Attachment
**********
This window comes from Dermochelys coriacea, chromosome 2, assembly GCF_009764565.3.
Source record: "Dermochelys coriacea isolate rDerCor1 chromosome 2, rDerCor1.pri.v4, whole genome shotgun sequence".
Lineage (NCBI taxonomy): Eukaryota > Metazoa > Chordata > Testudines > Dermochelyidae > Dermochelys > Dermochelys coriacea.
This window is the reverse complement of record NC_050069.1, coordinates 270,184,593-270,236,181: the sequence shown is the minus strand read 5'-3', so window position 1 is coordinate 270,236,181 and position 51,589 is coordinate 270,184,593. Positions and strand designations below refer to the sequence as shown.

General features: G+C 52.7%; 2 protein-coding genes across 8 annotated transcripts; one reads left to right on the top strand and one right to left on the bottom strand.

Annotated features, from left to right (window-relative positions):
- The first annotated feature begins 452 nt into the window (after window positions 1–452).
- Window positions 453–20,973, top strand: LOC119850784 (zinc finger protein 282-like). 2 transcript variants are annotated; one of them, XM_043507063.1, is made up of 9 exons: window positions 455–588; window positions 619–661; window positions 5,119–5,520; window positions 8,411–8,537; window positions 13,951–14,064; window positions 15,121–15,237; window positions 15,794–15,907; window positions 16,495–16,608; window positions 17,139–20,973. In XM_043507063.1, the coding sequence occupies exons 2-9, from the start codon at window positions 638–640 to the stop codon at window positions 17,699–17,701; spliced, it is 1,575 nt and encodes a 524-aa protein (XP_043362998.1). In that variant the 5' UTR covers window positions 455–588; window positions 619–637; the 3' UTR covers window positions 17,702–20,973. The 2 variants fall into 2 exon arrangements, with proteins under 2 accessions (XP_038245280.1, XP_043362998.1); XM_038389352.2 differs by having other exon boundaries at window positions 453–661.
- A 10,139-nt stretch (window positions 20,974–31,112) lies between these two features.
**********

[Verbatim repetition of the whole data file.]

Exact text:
This window comes from Dermochelys coriacea, chromosome 2, assembly GCF_009764565.3.
Source record: "Dermochelys coriacea isolate rDerCor1 chromosome 2, rDerCor1.pri.v4, whole genome shotgun sequence".
Lineage (NCBI taxonomy): Eukaryota > Metazoa > Chordata > Testudines > Dermochelyidae > Dermochelys > Dermochelys coriacea.
This window is the reverse complement of record NC_050069.1, coordinates 270,184,593-270,236,181: the sequence shown is the minus strand read 5'-3', so window position 1 is coordinate 270,236,181 and position 51,589 is coordinate 270,184,593. Positions and strand designations below refer to the sequence as shown.

General features: G+C 52.7%; 2 protein-coding genes across 8 annotated transcripts; one reads left to right on the top strand and one right to left on the bottom strand.

Annotated features, from left to right (window-relative positions):
- The first annotated feature begins 452 nt into the window (after window positions 1–452).
- Window positions 453–20,973, top strand: LOC119850784 (zinc finger protein 282-like). 2 transcript variants are annotated; one of them, XM_043507063.1, is made up of 9 exons: window positions 455–588; window positions 619–661; window positions 5,119–5,520; window positions 8,411–8,537; window positions 13,951–14,064; window positions 15,121–15,237; window positions 15,794–15,907; window positions 16,495–16,608; window positions 17,139–20,973. In XM_043507063.1, the coding sequence occupies exons 2-9, from the start codon at window positions 638–640 to the stop codon at window positions 17,699–17,701; spliced, it is 1,575 nt and encodes a 524-aa protein (XP_043362998.1). In that variant the 5' UTR covers window positions 455–588; window positions 619–637; the 3' UTR covers window positions 17,702–20,973. The 2 variants fall into 2 exon arrangements, with proteins under 2 accessions (XP_038245280.1, XP_043362998.1); XM_038389352.2 differs by having other exon boundaries at window positions 453–661.
- A 10,139-nt stretch (window positions 20,974–31,112) lies between these two features.